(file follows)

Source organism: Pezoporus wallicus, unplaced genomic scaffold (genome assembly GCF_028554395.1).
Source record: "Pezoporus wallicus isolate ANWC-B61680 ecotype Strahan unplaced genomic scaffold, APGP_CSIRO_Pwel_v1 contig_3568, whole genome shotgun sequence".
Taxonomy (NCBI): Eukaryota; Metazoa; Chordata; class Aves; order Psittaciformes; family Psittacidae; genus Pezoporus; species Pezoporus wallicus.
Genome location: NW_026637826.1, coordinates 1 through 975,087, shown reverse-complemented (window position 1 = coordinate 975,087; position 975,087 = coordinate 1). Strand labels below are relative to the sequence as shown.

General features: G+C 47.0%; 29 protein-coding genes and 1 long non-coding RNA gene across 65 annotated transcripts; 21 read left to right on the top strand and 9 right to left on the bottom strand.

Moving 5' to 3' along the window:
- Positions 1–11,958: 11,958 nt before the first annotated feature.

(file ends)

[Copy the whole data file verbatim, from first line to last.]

Source organism: Pezoporus wallicus, unplaced genomic scaffold (genome assembly GCF_028554395.1).
Source record: "Pezoporus wallicus isolate ANWC-B61680 ecotype Strahan unplaced genomic scaffold, APGP_CSIRO_Pwel_v1 contig_3568, whole genome shotgun sequence".
Taxonomy (NCBI): Eukaryota; Metazoa; Chordata; class Aves; order Psittaciformes; family Psittacidae; genus Pezoporus; species Pezoporus wallicus.
Genome location: NW_026637826.1, coordinates 1 through 975,087, shown reverse-complemented (window position 1 = coordinate 975,087; position 975,087 = coordinate 1). Strand labels below are relative to the sequence as shown.

General features: G+C 47.0%; 29 protein-coding genes and 1 long non-coding RNA gene across 65 annotated transcripts; 21 read left to right on the top strand and 9 right to left on the bottom strand.

Moving 5' to 3' along the window:
- Positions 1–11,958: 11,958 nt before the first annotated feature.